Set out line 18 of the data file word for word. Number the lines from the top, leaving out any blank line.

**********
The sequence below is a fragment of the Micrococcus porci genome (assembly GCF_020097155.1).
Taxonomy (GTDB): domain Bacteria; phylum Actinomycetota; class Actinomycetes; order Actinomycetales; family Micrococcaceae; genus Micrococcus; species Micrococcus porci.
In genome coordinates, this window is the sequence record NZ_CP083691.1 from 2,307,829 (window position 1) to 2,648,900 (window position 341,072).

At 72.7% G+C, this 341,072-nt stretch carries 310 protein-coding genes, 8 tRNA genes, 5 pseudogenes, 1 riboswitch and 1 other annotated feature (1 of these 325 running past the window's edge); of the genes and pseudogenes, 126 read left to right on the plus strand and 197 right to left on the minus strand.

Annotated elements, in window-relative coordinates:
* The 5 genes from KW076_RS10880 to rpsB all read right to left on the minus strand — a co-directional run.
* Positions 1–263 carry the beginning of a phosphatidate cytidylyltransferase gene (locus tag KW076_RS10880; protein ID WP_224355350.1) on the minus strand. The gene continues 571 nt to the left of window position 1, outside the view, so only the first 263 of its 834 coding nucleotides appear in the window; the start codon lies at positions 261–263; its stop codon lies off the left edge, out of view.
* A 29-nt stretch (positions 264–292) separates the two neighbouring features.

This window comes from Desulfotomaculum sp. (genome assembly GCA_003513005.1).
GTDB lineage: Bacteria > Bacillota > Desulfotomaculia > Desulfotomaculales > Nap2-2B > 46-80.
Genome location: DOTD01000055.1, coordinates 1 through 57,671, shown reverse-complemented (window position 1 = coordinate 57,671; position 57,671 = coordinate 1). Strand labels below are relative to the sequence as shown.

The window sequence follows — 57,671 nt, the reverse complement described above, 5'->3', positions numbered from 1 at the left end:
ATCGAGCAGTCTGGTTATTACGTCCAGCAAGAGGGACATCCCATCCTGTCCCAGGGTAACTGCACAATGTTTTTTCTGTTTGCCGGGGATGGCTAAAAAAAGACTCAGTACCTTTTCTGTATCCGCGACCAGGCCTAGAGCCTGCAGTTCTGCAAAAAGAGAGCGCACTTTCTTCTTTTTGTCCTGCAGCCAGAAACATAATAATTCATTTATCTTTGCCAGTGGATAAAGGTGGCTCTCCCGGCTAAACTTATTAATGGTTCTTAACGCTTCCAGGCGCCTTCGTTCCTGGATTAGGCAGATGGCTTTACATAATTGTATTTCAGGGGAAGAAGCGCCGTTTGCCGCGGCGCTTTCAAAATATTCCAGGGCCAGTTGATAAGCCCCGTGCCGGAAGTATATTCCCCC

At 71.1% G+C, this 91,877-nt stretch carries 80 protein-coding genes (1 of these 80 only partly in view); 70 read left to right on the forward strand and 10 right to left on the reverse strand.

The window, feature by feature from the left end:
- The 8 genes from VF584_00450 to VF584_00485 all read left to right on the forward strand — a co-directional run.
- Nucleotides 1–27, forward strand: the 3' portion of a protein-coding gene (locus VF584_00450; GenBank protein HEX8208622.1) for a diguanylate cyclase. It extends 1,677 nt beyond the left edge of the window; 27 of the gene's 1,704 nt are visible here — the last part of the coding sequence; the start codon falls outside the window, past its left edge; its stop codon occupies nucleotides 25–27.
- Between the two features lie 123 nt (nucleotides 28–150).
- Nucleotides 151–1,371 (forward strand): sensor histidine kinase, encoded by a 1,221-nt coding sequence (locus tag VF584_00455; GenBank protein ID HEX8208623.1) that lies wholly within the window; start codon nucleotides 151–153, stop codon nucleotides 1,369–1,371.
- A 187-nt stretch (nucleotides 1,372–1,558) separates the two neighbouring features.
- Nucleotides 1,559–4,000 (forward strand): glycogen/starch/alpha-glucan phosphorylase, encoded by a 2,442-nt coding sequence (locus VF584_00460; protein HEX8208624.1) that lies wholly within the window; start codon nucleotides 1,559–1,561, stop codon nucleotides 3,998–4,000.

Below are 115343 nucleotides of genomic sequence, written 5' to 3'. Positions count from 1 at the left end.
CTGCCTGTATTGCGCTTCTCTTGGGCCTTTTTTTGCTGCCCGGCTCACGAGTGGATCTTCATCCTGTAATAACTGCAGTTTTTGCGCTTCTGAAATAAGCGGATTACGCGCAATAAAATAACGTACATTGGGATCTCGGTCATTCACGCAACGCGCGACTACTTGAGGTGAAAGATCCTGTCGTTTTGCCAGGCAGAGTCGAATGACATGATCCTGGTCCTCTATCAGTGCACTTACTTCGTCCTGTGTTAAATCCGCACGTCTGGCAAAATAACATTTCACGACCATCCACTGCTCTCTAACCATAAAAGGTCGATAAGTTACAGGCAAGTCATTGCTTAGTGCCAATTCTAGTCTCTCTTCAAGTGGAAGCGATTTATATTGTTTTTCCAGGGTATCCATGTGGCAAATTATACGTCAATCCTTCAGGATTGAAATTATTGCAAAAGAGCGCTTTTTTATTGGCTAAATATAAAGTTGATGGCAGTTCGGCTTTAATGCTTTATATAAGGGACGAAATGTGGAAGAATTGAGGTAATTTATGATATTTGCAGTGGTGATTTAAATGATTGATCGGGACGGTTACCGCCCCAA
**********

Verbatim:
- Between the two features lie 123 nt (nucleotides 28–150).